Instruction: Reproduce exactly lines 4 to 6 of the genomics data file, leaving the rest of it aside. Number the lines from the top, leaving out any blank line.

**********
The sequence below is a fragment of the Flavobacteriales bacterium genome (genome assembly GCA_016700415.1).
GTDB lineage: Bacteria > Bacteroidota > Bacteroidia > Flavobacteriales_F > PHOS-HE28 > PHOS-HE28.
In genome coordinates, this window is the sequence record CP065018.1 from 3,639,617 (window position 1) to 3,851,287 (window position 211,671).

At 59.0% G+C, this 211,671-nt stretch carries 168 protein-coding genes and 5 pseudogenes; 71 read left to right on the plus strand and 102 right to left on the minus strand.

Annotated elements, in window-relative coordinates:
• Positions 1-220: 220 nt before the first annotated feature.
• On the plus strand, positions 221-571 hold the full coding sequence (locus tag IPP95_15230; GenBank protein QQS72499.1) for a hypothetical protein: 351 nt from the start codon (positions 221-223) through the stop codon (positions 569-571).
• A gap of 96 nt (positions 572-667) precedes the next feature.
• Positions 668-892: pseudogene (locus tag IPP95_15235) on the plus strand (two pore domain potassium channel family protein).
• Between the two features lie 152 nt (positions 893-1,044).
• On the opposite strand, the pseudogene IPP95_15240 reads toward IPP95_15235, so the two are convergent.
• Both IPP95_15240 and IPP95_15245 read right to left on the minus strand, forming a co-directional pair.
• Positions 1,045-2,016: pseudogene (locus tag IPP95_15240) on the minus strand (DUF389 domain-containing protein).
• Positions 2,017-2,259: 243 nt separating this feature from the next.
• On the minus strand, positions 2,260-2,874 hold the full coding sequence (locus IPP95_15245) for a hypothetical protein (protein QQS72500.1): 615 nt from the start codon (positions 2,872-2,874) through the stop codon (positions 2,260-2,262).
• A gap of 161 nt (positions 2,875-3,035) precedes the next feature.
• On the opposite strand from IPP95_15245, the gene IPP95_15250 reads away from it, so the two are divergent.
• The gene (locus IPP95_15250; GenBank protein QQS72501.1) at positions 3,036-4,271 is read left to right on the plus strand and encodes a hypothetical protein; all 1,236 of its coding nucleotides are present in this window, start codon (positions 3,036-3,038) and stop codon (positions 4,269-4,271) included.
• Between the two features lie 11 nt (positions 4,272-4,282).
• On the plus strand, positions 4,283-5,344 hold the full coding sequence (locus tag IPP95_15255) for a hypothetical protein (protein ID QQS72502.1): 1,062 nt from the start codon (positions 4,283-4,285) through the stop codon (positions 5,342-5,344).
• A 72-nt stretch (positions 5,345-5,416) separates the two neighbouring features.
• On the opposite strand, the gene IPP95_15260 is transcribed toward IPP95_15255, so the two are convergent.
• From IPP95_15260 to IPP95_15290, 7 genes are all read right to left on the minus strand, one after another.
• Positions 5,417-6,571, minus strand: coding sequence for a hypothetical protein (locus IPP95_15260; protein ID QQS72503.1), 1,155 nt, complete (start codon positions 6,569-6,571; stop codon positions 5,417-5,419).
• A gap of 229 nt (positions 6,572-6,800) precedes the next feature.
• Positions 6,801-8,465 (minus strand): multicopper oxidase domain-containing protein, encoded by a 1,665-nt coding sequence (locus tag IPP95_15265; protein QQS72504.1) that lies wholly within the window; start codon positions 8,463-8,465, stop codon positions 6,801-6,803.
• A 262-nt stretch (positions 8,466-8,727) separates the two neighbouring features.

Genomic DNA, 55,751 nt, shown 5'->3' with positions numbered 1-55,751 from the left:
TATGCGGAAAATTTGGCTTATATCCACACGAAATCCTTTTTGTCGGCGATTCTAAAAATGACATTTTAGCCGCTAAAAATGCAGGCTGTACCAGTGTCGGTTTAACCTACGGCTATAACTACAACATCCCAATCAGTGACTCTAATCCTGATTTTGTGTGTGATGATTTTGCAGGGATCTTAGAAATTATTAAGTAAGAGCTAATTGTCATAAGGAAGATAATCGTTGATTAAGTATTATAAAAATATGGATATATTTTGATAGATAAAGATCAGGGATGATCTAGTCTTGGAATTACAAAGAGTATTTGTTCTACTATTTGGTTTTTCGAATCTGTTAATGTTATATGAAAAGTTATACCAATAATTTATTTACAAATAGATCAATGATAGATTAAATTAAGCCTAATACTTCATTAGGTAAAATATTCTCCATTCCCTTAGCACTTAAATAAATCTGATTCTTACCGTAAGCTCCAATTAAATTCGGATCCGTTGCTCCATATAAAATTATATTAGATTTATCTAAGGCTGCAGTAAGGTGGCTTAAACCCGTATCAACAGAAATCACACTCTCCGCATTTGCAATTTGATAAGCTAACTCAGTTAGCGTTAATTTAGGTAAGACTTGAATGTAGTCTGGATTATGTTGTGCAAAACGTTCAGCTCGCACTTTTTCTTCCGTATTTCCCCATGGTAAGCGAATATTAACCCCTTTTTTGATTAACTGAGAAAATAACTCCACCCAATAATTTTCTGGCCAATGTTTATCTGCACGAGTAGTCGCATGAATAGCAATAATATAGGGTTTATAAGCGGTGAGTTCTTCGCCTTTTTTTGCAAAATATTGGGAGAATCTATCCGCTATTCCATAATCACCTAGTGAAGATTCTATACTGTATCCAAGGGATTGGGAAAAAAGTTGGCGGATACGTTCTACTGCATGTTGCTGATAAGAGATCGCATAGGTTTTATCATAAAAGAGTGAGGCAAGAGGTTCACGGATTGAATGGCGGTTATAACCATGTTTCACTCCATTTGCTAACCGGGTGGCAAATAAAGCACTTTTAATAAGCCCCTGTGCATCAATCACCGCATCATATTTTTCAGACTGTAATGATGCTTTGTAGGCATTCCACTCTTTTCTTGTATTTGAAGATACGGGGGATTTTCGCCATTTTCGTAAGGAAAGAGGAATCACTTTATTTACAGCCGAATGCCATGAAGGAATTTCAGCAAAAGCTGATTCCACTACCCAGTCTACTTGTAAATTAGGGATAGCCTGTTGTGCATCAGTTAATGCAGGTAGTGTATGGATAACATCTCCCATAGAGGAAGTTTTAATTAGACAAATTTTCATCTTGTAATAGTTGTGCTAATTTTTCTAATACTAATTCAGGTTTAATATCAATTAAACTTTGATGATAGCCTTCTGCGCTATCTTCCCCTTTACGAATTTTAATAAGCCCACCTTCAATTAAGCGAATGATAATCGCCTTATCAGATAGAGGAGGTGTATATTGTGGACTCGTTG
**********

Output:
At 59.0% G+C, this 211,671-nt stretch carries 168 protein-coding genes and 5 pseudogenes; 71 read left to right on the plus strand and 102 right to left on the minus strand.

Annotated elements, in window-relative coordinates:
• Positions 1-220: 220 nt before the first annotated feature.